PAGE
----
The Kindle Dilemma

Zouch, September 30, 2011.

“But these innumerable little volumes, bright, identical, ephemeral, for they seemed bound in cardboard and printed on tissue paper surprised her infinitely. The whole works of Shakespeare cost half a crown and could be put in your pocket. One could hardly read them, indeed, the print was so small, but it was a marvel, none the less.”

Those were the musings of Orlando—the gender-bending protagonist of Virginia Woolf’s novel, “Orlando”—on seeing the hardback books of her (or his) day.

If she’d stared wide-eyed at the new books that appeared in her era, at their compactness and their lightness, I wonder what she’d think of the 21st century e-books and the devices they’re read on. She’d be transfixed, I’d bet.

On the subway, when I see a silver-haired, octogenarian, seated next to me, peering down at her Kindle, I too, am “transfixed”—but for reasons other than those that would, in theory, baffle our friend from the past.

I’m “transfixed” by the device’s surging popularity. I’m “transfixed” by its arrival into the mainstream. I’m “transfixed” by the fact that books will soon become the new vinyl.

One doesn’t have to scan the business and technology verticals of The Wall Street Journal to know that in the book business, the drift is definitely toward the digital.

For the record, swiftly but steadfastly, the sales of e-books have overtaken that of paper books. In the beginning of the year, Amazon announced that for every 100 paperbacks, the e-retailer had sold 115 e-books. A Forrester Research report forecasts that spending on e-books will touch $2.81 billion by 2015.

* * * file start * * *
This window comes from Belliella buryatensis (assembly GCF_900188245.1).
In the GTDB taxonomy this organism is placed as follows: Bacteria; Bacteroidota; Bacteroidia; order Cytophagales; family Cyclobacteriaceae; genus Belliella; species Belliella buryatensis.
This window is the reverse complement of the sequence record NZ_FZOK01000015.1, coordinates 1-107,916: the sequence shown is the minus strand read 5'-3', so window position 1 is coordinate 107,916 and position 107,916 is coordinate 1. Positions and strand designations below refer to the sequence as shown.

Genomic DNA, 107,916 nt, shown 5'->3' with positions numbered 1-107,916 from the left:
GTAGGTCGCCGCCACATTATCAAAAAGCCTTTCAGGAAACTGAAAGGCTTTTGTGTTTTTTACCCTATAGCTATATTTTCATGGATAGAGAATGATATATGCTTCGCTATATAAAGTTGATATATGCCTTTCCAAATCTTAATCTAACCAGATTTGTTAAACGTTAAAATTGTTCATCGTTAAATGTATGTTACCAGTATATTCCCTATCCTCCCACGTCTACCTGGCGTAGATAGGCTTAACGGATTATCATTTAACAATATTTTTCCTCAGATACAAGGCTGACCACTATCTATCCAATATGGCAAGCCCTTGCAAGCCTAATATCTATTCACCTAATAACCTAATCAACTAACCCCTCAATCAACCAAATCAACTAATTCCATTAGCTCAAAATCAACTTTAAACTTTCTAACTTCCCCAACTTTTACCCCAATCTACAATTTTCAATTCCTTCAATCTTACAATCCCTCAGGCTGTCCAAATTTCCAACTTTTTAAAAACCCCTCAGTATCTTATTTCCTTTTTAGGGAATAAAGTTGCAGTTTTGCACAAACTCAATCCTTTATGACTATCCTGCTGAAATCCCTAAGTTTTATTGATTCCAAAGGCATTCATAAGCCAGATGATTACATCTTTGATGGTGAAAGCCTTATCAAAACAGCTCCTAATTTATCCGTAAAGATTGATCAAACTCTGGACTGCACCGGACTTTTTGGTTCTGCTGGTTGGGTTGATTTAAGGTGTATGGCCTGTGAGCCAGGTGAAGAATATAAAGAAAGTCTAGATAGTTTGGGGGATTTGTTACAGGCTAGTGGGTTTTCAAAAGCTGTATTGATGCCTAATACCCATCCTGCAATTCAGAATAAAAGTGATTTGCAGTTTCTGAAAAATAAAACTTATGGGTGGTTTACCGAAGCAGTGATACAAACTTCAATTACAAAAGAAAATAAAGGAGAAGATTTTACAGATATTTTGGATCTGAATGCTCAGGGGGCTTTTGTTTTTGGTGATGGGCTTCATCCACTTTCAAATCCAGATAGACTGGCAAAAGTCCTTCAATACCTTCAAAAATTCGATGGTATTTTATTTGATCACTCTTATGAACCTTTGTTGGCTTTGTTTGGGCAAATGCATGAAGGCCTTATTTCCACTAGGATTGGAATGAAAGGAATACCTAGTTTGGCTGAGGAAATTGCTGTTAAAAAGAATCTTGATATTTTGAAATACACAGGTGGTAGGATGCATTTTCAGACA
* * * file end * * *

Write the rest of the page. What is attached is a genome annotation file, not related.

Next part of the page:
The soaring numbers tell me it’s time to own a Kindle. Svelte, sleek, and handy, it’s doubtlessly, not a piece of tech bauble. It’s a very useful device.

It lets the user play around with the text size, change the orientation of a page, and highlight a section. It can clip an entire article from a newspaper or a magazine and store them. It can read aloud a book by converting text to speech.

It affords one the luxury of listening to music as one reads. It even summons up the meaning of a word one is stumped by from its built-in dictionary.

Now, consider the iPad in its e-reader avatar. The iBooks store is a flawless simulation of a faux wood bookshelf, polished to a celestial shine, where a title can be summoned with just an ethereal tap.

Its dust-free rows of evenly spaced volumes that neither have the tendency to lean sideways nor slide downwards are a librarian’s vision of utopia. It’s an enchanting gateway to the world of letters.

E-books can be bought in a trice and are cheap into the bargain (costing anywhere between 99 cents, in the case of self-published authors to $15 for publishers’ titles.)

What’s there to complain? But there’s much, I feel, I could lose from gaining an e-reader.

Each time I look at my bookshelves, I feel crestfallen as I imagine a hypothetical scenario in which I see myself callously shoehorning my books into a trash bag and stowing them away in the attic as did Andy in “Toy Story 3” (2012). The fact is I can’t discard them.

Well, if that’s gooey sentimentality, hereon, it’s hard reality.